Locke however claimed that such material thing is that which ‘we know not what’ because it is not possible to infer the existence of something outside of the primary qualities that our senses can perceive. Matter is conceived as an inert, senseless, and unknown substance. This is why Locke had referred to it as “I know, not what”. Matter neither acts, nor perceives, nor is perceived and it is mostly made up of negatives. The only positive supposition about matter is that it is a “support to qualities”.
If this is the kind of reading that we acquire from Locke, of an inert matter that cannot act but is only perceivable due to its possessing the character of upholding primary and secondary qualities, then this as asserted in the previous chapter is what makes Locke an indirect realist, so that most if not all the arguments tenable against indirect realism may be tenable against Locke too. We shall however take account of some of the objections against Locke’s epistemology.
According to William T. Jones he contends that the indirect realist’s division of our ideas has a fundamental flaw that is contrary to experience, Locke laid his notion of “idea” as being constituents of the mind, he divided these features of the mind into two, the simple and the complex. While simple ideas are the constituents derived originally from experience, the complex ones are nothing but combinations of simple ideas. For instance the simple ideas of a “fish” and a woman compound to birth the complex idea of a “mermaid”, something not obtainable in experience. The understanding from here is that when we perceive a mental idea of an “apple” for instance, what should occur to the perceiver’s mind should be the simple ideas of red, sweet, and round to be compounded into the complex idea of an apple. Experience shows otherwise, for the reverse is the case. It is until the complex idea of “apple” has been perceived before we are able to arrive at more simple ideas that are supposed to compound it. It is thus the case that Locke’s division of ideas into the simple and complex and the features he ascribed to them will lead to conclusions that are contrary to experience.
To consider another critique however, this critique seeks to show how it is that Locke’s position can lead to skepticism about the existence of material substances. Berkeley substituted Locke’s position with his idealism so he moving totally away from the realm of matter. Granted that Locke claims that primary qualities are contained in the object of perception, it is supposed to be the case that our understanding of the nature of the substratum in which these qualities subsist so that we can infer that for the quality to exist, there must be something in which it subsist. Locke’s position however will not allow us arrive at that conclusion for he seems to think that qualities have to exist before we can proceed to the existence of the matter behind them. And since he ended up being an indirect realist as explained in the previous chapter, then we are left with no other option but having to infer the material substance behind said qualities. If Locke claims that all we perceive are the ideas of primary and secondary qualities, then the material substance to which these qualities belong are beyond our experience and so can only be inferred. But experience is once again contrary to this implication, for there are instances in which we do not even notice some of the qualities that a material substance possesses, but notice it in its entirety, as a combination of the qualities it possesses.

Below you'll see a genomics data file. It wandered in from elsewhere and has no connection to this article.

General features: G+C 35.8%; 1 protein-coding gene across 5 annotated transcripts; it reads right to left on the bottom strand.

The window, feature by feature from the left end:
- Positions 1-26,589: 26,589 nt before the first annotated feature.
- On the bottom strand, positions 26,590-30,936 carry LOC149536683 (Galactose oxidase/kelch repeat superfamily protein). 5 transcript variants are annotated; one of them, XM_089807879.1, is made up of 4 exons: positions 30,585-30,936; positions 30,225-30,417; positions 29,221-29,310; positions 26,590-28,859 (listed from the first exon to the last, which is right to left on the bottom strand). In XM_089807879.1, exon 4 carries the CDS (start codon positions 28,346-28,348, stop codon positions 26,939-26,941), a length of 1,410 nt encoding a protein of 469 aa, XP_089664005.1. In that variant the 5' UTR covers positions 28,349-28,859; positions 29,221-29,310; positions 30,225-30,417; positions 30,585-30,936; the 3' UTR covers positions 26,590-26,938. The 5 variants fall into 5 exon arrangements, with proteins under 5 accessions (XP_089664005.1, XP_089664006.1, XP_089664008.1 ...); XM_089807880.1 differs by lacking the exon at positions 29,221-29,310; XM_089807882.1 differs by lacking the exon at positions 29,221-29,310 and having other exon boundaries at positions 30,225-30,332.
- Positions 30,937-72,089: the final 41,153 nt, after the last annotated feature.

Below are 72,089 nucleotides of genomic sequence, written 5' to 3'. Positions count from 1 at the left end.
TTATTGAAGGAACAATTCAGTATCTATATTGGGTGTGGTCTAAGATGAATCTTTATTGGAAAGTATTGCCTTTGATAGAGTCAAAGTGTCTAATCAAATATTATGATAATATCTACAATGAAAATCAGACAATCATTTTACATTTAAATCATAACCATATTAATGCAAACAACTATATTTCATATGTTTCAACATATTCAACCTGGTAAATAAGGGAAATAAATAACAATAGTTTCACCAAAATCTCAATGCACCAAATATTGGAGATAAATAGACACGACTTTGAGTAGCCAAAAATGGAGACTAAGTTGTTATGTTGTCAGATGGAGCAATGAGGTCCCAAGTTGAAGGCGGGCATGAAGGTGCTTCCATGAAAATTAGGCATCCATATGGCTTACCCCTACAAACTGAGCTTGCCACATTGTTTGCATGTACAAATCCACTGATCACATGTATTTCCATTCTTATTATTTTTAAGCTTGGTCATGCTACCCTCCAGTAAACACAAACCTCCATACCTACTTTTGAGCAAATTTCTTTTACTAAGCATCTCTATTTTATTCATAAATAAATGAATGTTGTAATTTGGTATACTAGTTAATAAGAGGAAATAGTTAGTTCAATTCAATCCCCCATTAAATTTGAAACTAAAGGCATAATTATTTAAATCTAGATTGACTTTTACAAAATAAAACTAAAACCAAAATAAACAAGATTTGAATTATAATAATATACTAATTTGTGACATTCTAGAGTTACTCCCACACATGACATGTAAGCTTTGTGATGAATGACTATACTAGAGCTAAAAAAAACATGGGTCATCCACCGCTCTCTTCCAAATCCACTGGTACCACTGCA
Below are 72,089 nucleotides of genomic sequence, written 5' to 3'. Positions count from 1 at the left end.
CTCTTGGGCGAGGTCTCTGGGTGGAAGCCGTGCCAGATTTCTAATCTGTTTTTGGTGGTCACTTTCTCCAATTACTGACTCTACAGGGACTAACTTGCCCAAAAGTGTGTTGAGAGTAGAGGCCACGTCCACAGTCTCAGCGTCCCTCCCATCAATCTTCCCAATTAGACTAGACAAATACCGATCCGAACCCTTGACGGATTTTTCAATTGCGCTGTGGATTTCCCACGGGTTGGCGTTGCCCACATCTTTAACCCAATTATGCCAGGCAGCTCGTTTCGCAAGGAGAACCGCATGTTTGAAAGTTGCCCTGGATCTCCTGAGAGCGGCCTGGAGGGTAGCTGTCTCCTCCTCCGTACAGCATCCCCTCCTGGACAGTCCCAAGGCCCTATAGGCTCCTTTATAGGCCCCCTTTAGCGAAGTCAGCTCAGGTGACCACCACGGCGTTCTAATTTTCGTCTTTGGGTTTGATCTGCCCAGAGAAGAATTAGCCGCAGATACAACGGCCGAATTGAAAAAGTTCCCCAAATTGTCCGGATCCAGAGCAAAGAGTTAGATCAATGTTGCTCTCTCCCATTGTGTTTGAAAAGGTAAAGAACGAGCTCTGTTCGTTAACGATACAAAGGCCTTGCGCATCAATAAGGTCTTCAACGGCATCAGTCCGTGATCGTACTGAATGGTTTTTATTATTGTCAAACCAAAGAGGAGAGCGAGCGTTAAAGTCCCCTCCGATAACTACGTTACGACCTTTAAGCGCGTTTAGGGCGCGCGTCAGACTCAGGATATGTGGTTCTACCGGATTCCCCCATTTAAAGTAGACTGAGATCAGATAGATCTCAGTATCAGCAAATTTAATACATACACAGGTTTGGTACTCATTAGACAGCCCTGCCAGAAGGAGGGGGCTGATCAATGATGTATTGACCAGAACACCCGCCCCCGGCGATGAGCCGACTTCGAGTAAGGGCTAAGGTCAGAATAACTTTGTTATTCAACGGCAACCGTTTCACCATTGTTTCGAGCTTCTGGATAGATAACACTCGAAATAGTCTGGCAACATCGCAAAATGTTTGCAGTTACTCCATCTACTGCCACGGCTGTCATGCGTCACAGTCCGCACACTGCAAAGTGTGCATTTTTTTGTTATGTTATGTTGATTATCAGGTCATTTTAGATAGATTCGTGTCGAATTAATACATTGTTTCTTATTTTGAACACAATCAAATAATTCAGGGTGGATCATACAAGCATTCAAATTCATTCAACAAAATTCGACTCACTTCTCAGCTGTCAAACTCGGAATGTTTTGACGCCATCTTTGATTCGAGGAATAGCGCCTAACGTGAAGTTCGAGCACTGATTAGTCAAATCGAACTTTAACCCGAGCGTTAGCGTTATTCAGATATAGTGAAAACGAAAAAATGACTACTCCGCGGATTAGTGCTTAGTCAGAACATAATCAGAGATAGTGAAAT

The last of the critics that shall be rendered against Locke shall be one that seeks to question the causal connection between physical objects and the ideas of primary and secondary qualities that they cause. To know that primary qualities exist in the external object is to know for sure that such physical object exists. For the explanation of the origin of the qualities is that they exist in the physical object out there. For Locke however to retract and disclaim having any relevant knowledge of the object is a curious point to take. Since existence of the qualities depend upon it, there is no reason to deny existence to it. If the connection is really a causal one, then to a large extent there ought to be an adequate account of the cause and the effect proceeding from such cause.
Having laid several standard critics against Locke, we shall proceed to the next British empiricist after Locke, Bishop George Berkeley and his subjective idealism.
2.2 Bishop George Berkeley’s Doctrine of Subjective Immaterialism